Astros skip play Friday night, joining list of teams supporting Black Lives Matter movement

HOUSTON, Texas -- The Houston Astros and Oakland Athletics jointly walked off the field following a moment of silence, draping a Black Lives Matter T-shirt across the home plate as they chose not to play on Friday night.

According to outfielder Josh Reddick, the players got to the ballpark and decided to make a stance for change, and said the chance to support fellow players was bigger than one game. Reddick said the team decided as a group not to play.



The Astros released the following statement:
"The Houston Astros players, with support from the Oakland players, have decided to postpone tonight's game. We support their decision to make a strong statement in support of the fight for racial equality. We are proud of our players' efforts to use their voices to drive necessary change. The Astros and A's will proudly celebrate Jackie Robinson Day tomorrow when play is resumed."
The decision came on Jackie Robinson Day across the majors, and in the wake of 29-year-old Jacob Blake, a Black man who was shot by police in Wisconsin over the weekend.

All players, managers and coaches at Minute Maid Park were wearing No. 42, the jersey number Robinson wore when he broke the major league color barrier in 1947.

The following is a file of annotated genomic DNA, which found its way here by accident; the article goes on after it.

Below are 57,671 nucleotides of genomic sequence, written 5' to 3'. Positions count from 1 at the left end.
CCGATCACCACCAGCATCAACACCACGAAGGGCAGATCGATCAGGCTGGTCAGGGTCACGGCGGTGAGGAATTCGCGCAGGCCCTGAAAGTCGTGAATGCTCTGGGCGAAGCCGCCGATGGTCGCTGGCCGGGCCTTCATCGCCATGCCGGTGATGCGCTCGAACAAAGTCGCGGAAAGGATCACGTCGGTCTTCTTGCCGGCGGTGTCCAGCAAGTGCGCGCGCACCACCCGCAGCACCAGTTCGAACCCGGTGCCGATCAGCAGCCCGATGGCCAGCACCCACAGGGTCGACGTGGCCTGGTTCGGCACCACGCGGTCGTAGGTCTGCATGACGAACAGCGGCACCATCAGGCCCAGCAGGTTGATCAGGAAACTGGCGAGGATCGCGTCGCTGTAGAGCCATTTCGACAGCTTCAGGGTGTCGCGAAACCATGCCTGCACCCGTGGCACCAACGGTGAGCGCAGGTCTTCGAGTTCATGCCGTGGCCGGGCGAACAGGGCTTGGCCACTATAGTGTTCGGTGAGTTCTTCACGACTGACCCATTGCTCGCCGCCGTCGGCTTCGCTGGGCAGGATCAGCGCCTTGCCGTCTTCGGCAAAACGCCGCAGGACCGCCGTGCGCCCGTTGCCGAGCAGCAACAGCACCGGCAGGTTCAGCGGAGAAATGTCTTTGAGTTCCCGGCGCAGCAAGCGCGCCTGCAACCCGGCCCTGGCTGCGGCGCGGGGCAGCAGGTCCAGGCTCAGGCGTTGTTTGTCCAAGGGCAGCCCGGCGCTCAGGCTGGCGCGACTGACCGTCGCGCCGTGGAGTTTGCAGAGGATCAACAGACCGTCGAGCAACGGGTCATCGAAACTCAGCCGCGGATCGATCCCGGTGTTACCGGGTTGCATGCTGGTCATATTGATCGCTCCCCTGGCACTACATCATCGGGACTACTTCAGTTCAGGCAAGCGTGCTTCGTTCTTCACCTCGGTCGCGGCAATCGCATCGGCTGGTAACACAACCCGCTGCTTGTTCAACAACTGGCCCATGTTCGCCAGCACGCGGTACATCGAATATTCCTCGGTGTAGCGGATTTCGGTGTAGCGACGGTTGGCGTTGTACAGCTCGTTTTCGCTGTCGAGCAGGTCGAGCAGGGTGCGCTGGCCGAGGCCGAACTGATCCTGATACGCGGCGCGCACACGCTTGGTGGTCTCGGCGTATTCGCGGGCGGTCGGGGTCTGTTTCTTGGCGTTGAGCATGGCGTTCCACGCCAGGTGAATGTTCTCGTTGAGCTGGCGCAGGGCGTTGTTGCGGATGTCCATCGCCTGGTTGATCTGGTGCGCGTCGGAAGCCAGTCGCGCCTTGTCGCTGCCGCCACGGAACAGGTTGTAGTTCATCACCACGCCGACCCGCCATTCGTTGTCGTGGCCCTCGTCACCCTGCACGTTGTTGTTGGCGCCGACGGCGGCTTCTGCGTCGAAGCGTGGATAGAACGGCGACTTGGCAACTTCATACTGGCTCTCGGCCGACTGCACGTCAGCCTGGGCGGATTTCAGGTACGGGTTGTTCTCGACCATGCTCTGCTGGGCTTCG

The Athletics and Astros placed a No. 42 jersey in each batter's box and the players lined up for the moment of silence before walking into their respective clubhouses.

WATCH VIDEO: Astros players explain why they decided to opt of of tonight's game
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Watch the video above to see why the Houston Astros players decided to opt tonight's game.



There have been 11 big league games postponed this week as clubs joined teams in the NBA, WNBA and MLS in calling off games while protesting social injustice.
Major League Baseball let teams decide whether to play or not.

Those in attendance said the moment the team left, there was an eerie silence.

Manager Dusty Baker tells ABC13, "I've been stopped many times by police." He went on to say that when he was a player he was "stopped almost every week."

The Associate Press contributed to this report.

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